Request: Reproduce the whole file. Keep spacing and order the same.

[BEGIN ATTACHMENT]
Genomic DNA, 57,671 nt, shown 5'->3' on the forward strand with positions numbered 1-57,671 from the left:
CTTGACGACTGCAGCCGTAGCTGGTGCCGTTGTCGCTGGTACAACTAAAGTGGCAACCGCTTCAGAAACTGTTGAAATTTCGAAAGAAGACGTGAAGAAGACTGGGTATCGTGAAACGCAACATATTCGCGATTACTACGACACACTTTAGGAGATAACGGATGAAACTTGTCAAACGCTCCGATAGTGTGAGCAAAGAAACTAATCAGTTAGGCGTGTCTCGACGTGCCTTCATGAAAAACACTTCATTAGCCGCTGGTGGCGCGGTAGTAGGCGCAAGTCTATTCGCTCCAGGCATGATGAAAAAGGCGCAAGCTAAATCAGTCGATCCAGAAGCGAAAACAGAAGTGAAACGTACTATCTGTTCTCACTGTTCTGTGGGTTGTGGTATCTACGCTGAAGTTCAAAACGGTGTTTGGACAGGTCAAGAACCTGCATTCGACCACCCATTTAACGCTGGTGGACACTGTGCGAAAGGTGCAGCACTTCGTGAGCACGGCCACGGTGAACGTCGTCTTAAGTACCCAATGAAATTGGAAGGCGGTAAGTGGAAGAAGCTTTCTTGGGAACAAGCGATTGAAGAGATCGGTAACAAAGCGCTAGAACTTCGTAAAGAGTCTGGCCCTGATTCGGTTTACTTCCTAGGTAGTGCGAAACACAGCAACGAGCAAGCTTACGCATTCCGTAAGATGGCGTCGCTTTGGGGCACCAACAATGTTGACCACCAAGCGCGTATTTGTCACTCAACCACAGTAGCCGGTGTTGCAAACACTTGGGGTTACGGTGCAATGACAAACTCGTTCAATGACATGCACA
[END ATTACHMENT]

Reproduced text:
Genomic DNA, 57,671 nt, shown 5'->3' on the forward strand with positions numbered 1-57,671 from the left:
CTTGACGACTGCAGCCGTAGCTGGTGCCGTTGTCGCTGGTACAACTAAAGTGGCAACCGCTTCAGAAACTGTTGAAATTTCGAAAGAAGACGTGAAGAAGACTGGGTATCGTGAAACGCAACATATTCGCGATTACTACGACACACTTTAGGAGATAACGGATGAAACTTGTCAAACGCTCCGATAGTGTGAGCAAAGAAACTAATCAGTTAGGCGTGTCTCGACGTGCCTTCATGAAAAACACTTCATTAGCCGCTGGTGGCGCGGTAGTAGGCGCAAGTCTATTCGCTCCAGGCATGATGAAAAAGGCGCAAGCTAAATCAGTCGATCCAGAAGCGAAAACAGAAGTGAAACGTACTATCTGTTCTCACTGTTCTGTGGGTTGTGGTATCTACGCTGAAGTTCAAAACGGTGTTTGGACAGGTCAAGAACCTGCATTCGACCACCCATTTAACGCTGGTGGACACTGTGCGAAAGGTGCAGCACTTCGTGAGCACGGCCACGGTGAACGTCGTCTTAAGTACCCAATGAAATTGGAAGGCGGTAAGTGGAAGAAGCTTTCTTGGGAACAAGCGATTGAAGAGATCGGTAACAAAGCGCTAGAACTTCGTAAAGAGTCTGGCCCTGATTCGGTTTACTTCCTAGGTAGTGCGAAACACAGCAACGAGCAAGCTTACGCATTCCGTAAGATGGCGTCGCTTTGGGGCACCAACAATGTTGACCACCAAGCGCGTATTTGTCACTCAACCACAGTAGCCGGTGTTGCAAACACTTGGGGTTACGGTGCAATGACAAACTCGTTCAATGACATGCACA